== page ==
Last updated: June 26, 2013 7:11 pm

Bumi deal to claw back $173m of queried payments

Bumi, the London-listed coal miner that has been hit by accounting irregularities and high-profile boardroom disputes, has reached agreement to secure the return of $173m in cash and assets through transfers arranged by former director Rosan Roeslani.

The announcement, which coincided with Bumi’s annual meeting in London on Wednesday, comes less than a month after the Indonesia-focused company revealed it had discovered payments totalling $201m had been made by its subsidiary Berau Coal during 2011 and 2012 that “had no clear business purpose”.

Under the terms of the deal both Bumi and Berau, which is 85 per cent owned by its London-listed parent, have agreed to waive any potential claims against Mr Roeslani in respect of the disputed payments.

Mr Roeslani is a former president director of Berau who was replaced in his role earlier this year. Mr Roeslani has made no admission of wrongdoing or liability in respect of the potential claims under the deal, which is subject to shareholder approval by Bumi and Berau.

Nat Rothschild, co-founder of Bumi who resigned from its board last October and then failed in his attempts to oust the majority of the board in February, was notable by his absence.

But his representative demanded to know whether the amount of monies secured under the deal with Mr Roeslani would be nearer to 50 or 100 per cent of queried payments.

Nick von Schirnding, chief executive, described the amount as “well north of 50 per cent” as he recapped on a year that had been a “miserable time for shareholders”.

Samin Tan, chairman, defended the deal with the former head of its subsidiary.

“You see in the audited accounts 2012 the total amount being reported as expenditures that had no clear business purposes at $201m, versus a settlement agreement which has been signed with Mr Roeslani for $173m, so there’s a difference of about $28m – so I guess that does make up the great majority of the balance,” he said.

“What is that $28m?,” he continued. “It was expenditure identified with no clear business purpose but took place before the acquisition of Berau by Vallar [the shell vehicle created and floated by Mr Rothschild that became Bumi].”

Mr von Schirnding said Bumi was continuing with its controversial unravelling of its cross-holding of interests with fellow Indonesian company PT Bumi Resources, controlled by the powerful Indonesian Bakries.

The deal would see Bumi separate from Bakrie Group, which in turn would exit its 23.8 per cent holding in Bumi and instead take Bumi’s 29.2 per cent stake in Jakarta-listed Bumi Resources.

Mr Rothschild had pledged his vote against the re-election of all but one board member at the annual meeting, arguing that negotiations on the deal to separate out Bumi’s interests with the Bakries’ had failed to protect minority shareholders.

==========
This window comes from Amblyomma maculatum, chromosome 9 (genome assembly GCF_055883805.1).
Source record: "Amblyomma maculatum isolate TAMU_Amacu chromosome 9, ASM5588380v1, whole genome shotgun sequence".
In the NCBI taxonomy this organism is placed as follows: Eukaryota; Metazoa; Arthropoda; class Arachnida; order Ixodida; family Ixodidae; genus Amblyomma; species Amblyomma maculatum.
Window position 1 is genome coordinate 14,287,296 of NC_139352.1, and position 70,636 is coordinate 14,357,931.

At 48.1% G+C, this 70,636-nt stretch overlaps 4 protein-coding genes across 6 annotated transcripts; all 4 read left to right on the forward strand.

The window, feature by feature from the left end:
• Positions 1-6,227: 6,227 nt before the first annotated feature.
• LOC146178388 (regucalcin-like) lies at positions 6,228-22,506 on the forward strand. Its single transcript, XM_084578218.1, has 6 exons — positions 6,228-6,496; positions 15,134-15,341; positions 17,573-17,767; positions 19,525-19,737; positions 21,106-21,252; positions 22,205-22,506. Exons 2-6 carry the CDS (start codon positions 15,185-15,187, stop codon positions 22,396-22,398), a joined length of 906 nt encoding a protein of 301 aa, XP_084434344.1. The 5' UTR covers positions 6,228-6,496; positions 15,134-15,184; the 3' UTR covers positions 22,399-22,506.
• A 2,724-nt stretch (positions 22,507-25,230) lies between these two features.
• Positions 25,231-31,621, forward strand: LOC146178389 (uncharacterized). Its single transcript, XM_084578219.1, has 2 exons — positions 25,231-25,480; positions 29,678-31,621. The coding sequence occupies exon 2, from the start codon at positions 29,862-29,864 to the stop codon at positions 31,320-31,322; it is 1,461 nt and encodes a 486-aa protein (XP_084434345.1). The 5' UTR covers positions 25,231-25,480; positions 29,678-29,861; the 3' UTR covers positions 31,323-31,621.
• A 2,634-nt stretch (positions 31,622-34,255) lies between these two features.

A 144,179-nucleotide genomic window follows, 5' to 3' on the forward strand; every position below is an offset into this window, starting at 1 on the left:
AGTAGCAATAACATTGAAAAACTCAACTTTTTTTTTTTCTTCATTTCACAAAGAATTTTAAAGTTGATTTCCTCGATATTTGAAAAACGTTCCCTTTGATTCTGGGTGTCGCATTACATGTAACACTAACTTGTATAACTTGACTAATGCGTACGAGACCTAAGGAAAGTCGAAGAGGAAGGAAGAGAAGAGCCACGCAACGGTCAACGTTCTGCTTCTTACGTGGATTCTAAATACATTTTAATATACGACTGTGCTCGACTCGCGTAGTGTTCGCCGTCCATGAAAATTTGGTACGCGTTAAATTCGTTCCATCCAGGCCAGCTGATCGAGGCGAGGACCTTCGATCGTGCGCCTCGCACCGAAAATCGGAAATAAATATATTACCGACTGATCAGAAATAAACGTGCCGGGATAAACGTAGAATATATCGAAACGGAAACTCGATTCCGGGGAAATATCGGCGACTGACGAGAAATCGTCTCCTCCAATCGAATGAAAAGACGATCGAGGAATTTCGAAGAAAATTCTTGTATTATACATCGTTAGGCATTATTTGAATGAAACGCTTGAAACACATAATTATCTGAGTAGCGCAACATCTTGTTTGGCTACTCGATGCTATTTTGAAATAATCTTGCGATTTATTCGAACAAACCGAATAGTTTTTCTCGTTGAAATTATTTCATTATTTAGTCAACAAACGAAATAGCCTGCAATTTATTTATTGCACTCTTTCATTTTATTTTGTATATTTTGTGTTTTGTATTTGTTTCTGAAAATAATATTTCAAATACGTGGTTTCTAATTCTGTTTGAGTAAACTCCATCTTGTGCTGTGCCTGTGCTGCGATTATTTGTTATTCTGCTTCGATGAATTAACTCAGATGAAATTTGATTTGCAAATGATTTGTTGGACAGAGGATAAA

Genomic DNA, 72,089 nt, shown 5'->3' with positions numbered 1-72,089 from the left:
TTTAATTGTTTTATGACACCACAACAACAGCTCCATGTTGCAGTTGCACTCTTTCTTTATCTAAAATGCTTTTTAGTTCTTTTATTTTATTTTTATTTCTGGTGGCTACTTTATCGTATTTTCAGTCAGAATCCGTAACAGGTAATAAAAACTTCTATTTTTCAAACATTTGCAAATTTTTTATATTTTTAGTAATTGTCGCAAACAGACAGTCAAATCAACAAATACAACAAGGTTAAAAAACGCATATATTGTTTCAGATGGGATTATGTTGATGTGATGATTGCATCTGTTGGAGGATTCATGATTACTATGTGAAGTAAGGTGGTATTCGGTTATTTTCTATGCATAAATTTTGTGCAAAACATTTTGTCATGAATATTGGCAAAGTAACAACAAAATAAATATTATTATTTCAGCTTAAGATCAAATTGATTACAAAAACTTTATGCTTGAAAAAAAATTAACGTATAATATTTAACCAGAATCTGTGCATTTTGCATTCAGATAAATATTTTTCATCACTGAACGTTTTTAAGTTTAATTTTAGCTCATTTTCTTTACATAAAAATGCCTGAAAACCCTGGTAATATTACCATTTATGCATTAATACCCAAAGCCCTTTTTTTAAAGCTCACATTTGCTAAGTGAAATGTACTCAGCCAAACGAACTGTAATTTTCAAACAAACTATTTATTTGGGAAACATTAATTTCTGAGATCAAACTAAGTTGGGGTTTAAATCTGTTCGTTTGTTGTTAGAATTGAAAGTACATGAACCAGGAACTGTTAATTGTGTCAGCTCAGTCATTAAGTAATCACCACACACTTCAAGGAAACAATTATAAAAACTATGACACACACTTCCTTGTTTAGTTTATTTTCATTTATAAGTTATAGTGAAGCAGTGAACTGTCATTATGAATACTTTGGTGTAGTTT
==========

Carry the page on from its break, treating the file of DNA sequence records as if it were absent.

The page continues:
However, Mr von Schirnding defended his own and other sitting board members’ efforts to rescue the company from a series of crises over the year.

“The situation I faced as CEO on the first of January this year was a company that had not had independent management in charge in 2011 or 2012, controls over its finances that were being flouted and with its major shareholders at war,” he told the meeting. “In short, we were faced with a mess at every level from the board down, from finance to operations.”

He added: “The prize is worth fighting for – Berau has a great future as an efficient independent coal producer on the doorstep of Asia’s biggest markets.”

Mr von Schirnding admitted after the meeting he had been surprised at the relatively subdued amount of questioning from the small number of shareholders present, while Mr Tan thanked retiring board members for their help “over the past year and a half in which I have lost a lot of money”.

However, Andrew Hickman, a shareholder and human rights campaigner who criticised Bumi for its treatment of communities in Indonesia, told the meeting: “Your company falls below the standards required and continues to do so. You still have missing funds, your shares are still suspended, and you still have an association with Indonesian partners with a record that is not to be admired.”

He added: “This company seriously needs to think about whether it merits continuing to exist.”

Shares in Bumi, which debuted at £10 in July 2010, closed at 259.3p ahead of their suspension in April.

Additional reporting by Duncan Robinson

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